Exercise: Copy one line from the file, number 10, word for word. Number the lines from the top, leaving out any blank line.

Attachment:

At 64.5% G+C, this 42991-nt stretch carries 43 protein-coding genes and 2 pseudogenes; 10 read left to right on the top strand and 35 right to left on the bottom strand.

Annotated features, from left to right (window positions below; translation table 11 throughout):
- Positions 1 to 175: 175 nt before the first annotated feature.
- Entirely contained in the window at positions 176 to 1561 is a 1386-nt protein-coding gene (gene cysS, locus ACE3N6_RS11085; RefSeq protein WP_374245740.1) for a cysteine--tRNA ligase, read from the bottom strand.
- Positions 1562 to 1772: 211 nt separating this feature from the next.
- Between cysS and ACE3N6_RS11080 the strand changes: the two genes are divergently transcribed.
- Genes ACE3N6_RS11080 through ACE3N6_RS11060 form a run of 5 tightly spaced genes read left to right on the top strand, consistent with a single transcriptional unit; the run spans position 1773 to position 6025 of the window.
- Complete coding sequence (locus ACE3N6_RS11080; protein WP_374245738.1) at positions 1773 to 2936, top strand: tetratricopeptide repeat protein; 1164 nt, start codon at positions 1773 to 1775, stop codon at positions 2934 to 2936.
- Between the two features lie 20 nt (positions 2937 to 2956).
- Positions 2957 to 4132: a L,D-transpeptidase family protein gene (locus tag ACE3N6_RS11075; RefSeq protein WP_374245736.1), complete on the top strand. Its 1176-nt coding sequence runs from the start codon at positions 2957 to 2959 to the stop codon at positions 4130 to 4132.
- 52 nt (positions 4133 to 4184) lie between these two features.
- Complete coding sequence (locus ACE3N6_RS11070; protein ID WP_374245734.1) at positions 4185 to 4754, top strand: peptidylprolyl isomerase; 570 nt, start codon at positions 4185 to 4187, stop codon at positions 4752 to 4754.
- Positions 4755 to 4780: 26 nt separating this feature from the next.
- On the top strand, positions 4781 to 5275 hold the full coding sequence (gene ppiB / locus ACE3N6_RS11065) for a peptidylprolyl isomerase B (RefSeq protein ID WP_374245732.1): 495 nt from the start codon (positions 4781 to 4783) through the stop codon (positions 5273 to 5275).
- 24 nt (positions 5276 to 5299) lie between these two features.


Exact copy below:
- Positions 2957 to 4132: a L,D-transpeptidase family protein gene (locus tag ACE3N6_RS11075; RefSeq protein WP_374245736.1), complete on the top strand. Its 1176-nt coding sequence runs from the start codon at positions 2957 to 2959 to the stop codon at positions 4130 to 4132.